[This week, our market expert Jonathan Miller analyzes the impact of mortgage rates on co-op sales prices in three categories?entry-level: studio/1 bedrooms (59% market share 1Q 06); mid-level: 2 bedrooms (35% market share 1Q 06); and upper-end: 3-4 bedrooms (7% market share 1Q 06). The full rundown below. Click on the image to expand.]
Consistent with the theme of the last 2 week's charts, I looked at co-op housing prices by category and showed how they respond to changes in mortgage rates (understanding that mortgage rates are not the only influence on appreciation). I wanted to show how the different sizes of apartments were affected, so I created 3 size categories and tracked their price changes over time using the percent change in average sales price from the prior year quarter. I selected the 30-year fixed as a basis of comparison only because the 1-year ARM's were not as significant in market share during the early 1990's as they are today.
Although an element of their volatility is the small (7%) market size, the Upper-End (purple) shows more volatility in price changes than the other 2 segments during periods of sharply declining rates. The Entry-Level (orange) and Mid-Level (pink) markets moved together with the exception of the period immediately following 9/11. Entry-Level apartments spiked during this period as they were the only segment that showed any significant sales activity for the next quarter. As the name suggests, the Mid-Level market was true to form and showed the most consistency in pricing over the past 15 years.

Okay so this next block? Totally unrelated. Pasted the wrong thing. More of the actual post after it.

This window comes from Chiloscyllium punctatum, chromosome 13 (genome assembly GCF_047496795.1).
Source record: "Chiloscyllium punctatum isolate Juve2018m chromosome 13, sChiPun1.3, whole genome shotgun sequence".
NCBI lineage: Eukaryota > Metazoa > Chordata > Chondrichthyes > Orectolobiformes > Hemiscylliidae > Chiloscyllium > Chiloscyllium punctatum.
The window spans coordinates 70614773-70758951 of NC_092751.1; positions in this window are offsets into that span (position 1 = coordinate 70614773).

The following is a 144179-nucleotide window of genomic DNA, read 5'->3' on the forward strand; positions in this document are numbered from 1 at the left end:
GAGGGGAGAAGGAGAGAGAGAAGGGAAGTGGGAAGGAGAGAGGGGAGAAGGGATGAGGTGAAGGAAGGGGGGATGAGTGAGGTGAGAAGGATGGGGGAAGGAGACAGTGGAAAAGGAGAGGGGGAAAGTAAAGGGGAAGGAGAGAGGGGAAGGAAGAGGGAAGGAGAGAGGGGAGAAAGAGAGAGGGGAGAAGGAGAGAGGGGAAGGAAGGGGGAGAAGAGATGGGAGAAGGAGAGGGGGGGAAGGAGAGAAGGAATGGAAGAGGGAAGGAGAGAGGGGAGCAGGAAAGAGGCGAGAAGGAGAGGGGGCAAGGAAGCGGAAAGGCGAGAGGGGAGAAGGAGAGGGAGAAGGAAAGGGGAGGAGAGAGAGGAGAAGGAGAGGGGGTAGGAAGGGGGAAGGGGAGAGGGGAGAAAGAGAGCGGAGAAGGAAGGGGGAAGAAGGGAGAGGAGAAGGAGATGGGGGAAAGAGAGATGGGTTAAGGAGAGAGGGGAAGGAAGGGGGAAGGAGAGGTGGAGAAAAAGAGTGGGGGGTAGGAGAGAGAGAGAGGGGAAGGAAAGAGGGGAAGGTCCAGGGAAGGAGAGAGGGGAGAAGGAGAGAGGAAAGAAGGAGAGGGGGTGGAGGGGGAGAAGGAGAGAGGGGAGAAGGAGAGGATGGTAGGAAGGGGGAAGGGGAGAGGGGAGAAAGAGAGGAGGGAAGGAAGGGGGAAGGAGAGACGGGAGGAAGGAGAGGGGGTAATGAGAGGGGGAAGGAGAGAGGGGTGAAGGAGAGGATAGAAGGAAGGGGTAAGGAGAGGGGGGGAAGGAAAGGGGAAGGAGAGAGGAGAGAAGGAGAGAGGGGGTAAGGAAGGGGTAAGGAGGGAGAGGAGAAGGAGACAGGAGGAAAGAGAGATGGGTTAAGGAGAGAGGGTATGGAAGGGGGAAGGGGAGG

The trends seem to be:
· When rates rise sharply, the disparity between apartment categories decreases, which is generally what happened in 1994, 1995 and 1996.
· When rates fall sharply, the disparity between apartment categories increases, which is generally what happened in 1993, 1997 and 2001.
Over the past two years, we have seen mortgage rates flatten and then see modest increases. At the same time, there has been a steady rise in appreciation for the lower 2 segments and continued volatility at the high end.
· % Change in Nominal Co-op Sales Price [Miller Samuel]